If you have to lie to support gun control, how is it a morally viable position?

An ever-present dichotomy in the nation’s conversation over the place of firearms in our society is how the two sides chose to argue  their points in the debate.


Citizen control groups such as Mayors Against Illegal Guns, Moms Demand Action, the Violence Policy Center, Brady Coalition (or whatever they’re on now), Coalition to Stop Gun Violence, and their allies, tend to make the same anecdote-based arguments time and again in order to attempt to persuade people on an emotional level. They then reinforce their arguments with the entire raft of logical fallacies, and in some cases, simply choose to tell half-truths to blatant falsehoods.

A recent long-form ad hominem attack on the National Rifle Association by activist/journalist Bill Moyers is just the latest example of their style of argument.

Moyers started out with the sort of well-reasoned, rational headline we’ve come to expect.

The NRA has our children’s blood on their hands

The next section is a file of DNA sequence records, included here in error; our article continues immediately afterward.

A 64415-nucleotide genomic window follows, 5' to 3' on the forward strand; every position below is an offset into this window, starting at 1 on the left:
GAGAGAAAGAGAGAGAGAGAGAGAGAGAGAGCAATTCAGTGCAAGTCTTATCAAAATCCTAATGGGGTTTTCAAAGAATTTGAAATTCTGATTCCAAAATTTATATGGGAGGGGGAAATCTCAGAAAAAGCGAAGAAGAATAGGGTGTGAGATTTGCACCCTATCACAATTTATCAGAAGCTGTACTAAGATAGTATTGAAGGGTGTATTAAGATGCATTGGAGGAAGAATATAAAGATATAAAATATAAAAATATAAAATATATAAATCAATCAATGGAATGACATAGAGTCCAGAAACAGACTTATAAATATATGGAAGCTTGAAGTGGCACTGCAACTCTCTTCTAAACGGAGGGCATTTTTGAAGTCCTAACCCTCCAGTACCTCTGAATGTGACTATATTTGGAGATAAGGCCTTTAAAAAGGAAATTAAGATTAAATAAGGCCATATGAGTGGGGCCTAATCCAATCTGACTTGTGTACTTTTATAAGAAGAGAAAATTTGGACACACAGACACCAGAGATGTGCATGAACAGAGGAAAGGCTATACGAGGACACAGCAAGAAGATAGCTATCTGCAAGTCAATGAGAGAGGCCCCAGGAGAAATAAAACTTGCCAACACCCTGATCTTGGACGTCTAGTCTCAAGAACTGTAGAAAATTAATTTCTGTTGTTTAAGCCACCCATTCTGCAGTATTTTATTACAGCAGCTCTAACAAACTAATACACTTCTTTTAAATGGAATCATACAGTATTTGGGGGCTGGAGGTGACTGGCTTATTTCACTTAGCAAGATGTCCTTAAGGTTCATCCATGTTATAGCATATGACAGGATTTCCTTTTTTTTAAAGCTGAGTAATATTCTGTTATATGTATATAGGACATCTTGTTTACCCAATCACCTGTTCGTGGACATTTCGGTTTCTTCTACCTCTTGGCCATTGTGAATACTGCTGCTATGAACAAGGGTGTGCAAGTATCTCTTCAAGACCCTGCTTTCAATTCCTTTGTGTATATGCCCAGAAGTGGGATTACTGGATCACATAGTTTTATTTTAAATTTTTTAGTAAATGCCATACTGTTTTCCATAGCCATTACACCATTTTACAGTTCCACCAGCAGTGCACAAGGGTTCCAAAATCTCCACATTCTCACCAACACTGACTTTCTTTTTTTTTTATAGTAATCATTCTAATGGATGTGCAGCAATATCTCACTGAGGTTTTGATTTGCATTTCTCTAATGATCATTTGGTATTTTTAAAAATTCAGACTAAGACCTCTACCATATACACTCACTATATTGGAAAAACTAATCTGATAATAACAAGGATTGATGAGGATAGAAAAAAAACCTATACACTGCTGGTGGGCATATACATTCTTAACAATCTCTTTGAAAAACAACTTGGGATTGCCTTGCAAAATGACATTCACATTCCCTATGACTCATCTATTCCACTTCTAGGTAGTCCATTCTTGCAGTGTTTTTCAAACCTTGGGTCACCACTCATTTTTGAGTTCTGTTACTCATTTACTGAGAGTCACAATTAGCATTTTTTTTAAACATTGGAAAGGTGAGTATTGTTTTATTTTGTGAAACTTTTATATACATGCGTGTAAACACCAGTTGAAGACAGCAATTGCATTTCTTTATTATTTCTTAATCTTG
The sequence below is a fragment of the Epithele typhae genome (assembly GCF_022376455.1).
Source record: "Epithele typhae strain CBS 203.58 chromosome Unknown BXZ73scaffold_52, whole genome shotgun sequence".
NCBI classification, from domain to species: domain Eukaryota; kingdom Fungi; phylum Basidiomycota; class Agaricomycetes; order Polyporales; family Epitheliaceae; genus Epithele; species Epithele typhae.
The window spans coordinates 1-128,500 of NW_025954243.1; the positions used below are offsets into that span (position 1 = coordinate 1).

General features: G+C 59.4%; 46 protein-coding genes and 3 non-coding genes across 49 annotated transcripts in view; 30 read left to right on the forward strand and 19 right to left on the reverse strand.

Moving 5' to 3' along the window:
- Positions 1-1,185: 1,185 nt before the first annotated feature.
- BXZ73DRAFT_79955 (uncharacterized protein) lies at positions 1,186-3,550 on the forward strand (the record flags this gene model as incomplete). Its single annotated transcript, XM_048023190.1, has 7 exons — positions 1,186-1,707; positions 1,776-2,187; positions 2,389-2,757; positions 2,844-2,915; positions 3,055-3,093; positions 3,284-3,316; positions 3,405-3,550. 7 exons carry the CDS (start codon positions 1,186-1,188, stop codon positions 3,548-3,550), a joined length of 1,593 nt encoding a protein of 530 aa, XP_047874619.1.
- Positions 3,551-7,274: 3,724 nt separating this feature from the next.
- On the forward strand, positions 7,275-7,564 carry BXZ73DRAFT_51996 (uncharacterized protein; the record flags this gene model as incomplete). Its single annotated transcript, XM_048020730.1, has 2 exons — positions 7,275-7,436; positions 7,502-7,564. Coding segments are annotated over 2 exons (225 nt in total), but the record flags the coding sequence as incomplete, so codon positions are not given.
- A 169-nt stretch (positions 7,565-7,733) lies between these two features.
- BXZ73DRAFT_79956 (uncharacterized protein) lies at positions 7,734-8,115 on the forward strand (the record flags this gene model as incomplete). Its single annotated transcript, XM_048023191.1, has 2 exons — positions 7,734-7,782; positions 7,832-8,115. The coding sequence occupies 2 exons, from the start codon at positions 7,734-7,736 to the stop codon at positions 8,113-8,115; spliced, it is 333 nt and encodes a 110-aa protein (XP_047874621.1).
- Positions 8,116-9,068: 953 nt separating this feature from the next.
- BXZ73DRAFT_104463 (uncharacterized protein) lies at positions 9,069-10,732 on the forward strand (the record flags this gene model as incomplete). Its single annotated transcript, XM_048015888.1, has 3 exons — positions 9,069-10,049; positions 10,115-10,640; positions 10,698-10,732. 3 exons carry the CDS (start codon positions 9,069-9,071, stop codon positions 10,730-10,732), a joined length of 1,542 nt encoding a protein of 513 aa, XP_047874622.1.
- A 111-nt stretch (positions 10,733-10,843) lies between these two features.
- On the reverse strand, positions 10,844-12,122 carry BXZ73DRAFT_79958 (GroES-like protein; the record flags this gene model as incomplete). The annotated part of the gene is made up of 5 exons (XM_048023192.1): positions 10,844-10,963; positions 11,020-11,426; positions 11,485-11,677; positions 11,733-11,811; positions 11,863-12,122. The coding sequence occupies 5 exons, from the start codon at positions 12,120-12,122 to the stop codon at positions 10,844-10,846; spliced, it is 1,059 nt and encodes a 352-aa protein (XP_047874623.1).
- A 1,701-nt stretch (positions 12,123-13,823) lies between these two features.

This is, sadly, as rational as Moyers and his peers generally allow themselves to get.

Keep in mind that this headline could have just as easily been on the New York Daily News or Times, or on a CNN or MSNBC chyron appearing under a red-faced personality spitting at the screen in well-practiced rage. Citizen control arguments are based upon brute force frontal assaults, overwhelming reason, logic, and data with emotion and invective. The first paragraph is a shining example of this.

This grim anniversary of the Newtown, Conn., killings, with 28 dead, reminded us of that moment back in 2000 when Charlton Heston made his defiant boast at the NRA convention that gun control advocates would have to pry his rifle from his “cold, dead hands.” You would have thought he had returned to that fantasy world of Hollywood where, in a previous incarnation, he portrayed those famous Indian killers Andrew Jackson and Buffalo Bill Cody, whose Wild West, as Cody marketed it, still courses through the bloodstream of American mythology.


Moyers brings up Sandy Hook as an appeal to emotion in what is now a rote act for citizen control advocates. He then quickly devolves into a personal attack against a dead actor who was once the face of the NRA. Moyers manages to get a secondary dig in at Heston, choosing to curiously pick two of more than 100 characters Heston portrayed in a long career, grossly oversimplifying and mischaracterizing the lives of both Jackson and Cody in the process.